The Promise of AI in Pharmaceutical Manufacturing

Anna Fournier
April 22, 2024
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Innovation in pharmaceutical manufacturing raises key questions: How will AI change our operations? What does this mean for the skills of our workforce? How will it reshape our collaborative efforts? And crucially, how can we fully leverage these changes?

The Urgent Call for Transformation

A recent survey by BCG involving 1,400 industry leaders revealed a striking insight: 66% are either ambivalent or dissatisfied with their progress towards integrating AI and GenAI into their operations [1]. This sentiment underscores a pressing need for digitalisation, particularly within the realm of pharmaceutical manufacturing. Moving towards smart connected factories within this sector could indeed yield substantial benefits, potentially saving over 20% of total costs by addressing issues such as (i) poor product quality, (ii) inefficient conversion of raw materials into drugs, and (iii) unreliable delivery processes [2].

Embracing digital transformation within this sector goes beyond mere cost reduction, as it holds the promise of addressing the challenges posed by the modern healthcare landscape. Key factors propelling this shift include (1) sustainability requirements, (2) evolving market dynamics, (3) the rise of personalised medicine, and (4) intensified competition from generic drugs [2]. Indeed, regulatory adjustments, coupled with a growing emphasis on sustainable production practices, pose a risk to pharma profits. Concurrently, the trend towards more frequent, albeit smaller, drug launches adds layers of complexity and increases production cost. The move towards personalised medicine, offering treatments tailored to individual patients, requires more complex processes. Moreover, the widespread use of generic drugs amplifies competitive pressure, simultaneously driving down prices.

The core goal of pharmaceutical manufacturing is the consistent production of high-quality Active Pharmaceutical Ingredients (APIs). This involves a sequence of chemical transformations or purifications, each requiring precision and control over numerous unit operations. These operations span from the initial selection of the synthetic route for the drug substance to the final packaging and labelling of pharmaceuticals for distribution [3]. Efficiency and scalability at each step are crucial to ensure companies’ profitability and maintenance of safety standards.

However, the journey towards digitalisation has several challenges. 85% of pharma executives consider integration of new and existing data systems as the main obstacle [2]. The need for behavioural change required for digital manufacturing and lack of required skills among employees are also two critical challenges to overcome [2]. Additional obstacles to wider adoption of AI include uncertainty around return on investment (ROI) and availability of data for modelling and continuous learning [4].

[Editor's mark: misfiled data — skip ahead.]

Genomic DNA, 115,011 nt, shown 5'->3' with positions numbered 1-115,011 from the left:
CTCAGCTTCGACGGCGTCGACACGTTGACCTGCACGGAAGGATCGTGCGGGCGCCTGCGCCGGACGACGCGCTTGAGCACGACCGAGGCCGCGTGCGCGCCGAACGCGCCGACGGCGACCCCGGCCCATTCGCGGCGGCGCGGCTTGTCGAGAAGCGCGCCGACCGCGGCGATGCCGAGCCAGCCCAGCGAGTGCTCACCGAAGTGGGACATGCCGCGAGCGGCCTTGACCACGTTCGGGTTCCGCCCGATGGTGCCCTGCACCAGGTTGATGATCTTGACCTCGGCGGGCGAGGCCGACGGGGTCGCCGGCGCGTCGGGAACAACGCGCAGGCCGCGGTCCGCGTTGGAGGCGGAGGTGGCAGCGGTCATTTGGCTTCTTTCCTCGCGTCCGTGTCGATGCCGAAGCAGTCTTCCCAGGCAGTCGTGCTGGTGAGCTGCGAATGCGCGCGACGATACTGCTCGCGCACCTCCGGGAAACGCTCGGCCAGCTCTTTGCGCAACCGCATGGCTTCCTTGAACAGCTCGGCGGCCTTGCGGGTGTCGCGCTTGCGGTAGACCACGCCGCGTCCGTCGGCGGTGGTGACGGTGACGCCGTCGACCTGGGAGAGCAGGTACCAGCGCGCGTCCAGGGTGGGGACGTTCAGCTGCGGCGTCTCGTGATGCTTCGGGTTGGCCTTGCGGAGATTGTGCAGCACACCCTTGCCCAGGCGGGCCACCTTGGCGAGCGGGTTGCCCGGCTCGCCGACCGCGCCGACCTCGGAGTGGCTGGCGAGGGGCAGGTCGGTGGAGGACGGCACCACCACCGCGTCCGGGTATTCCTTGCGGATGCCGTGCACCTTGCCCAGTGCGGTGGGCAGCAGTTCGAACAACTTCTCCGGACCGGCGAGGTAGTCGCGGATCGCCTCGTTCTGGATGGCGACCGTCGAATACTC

Figure 1: Main challenges in digitalization of pharma manufacturing according to the surveys by [2, 4]. Percentages indicate proportion of responses citing a given challenge.

AI Spectrum in Pharma Manufacturing

In the realm of pharmaceutical manufacturing, the strategic incorporation of AI should be approached not as a binary decision, but as a spectrum of options that align with the system's capabilities and the desired level of integration between human and machine intelligence for collaborative decision-making (see Figure 2).

Figure 2: AI model implementation with varying levels of system capabilities, depth of integration and collaboration. Middle and right columns adapted from [5].

Description and diagnostics AI models capable of analysing vast amounts of data to identify patterns and anomalies. These models provide a comprehensive overview of current conditions or past events. They help humans to understand the 'what' and the 'why' behind certain occurrences. Prediction and prescription AI systems are designed to not only predict future trends and potential outcomes based on historical and real-time data but also to suggest optimal courses of action to achieve desired objectives. They utilise advanced algorithms and machine learning techniques to forecast future scenarios with a certain degree of probability. Assistance systems support these capabilities by being foundational AI systems that aid humans in decision-making without the ability to learn from past interactions. They are specific, hard-wired systems designed to support, not replace, human expertise. Augmentation represents an advanced form of AI that works in tandem with human intelligence, enhancing decision-making processes and continually learning from interactions with both humans and the environment. Automation focuses on the automation of manual and cognitive tasks, streamlining and refining existing tasks through automation, rather than redefining how tasks are done. Lastly, autonomy marks the pinnacle of AI evolution, where systems are capable of adapting to various situations and operating independently, without the need for human oversight.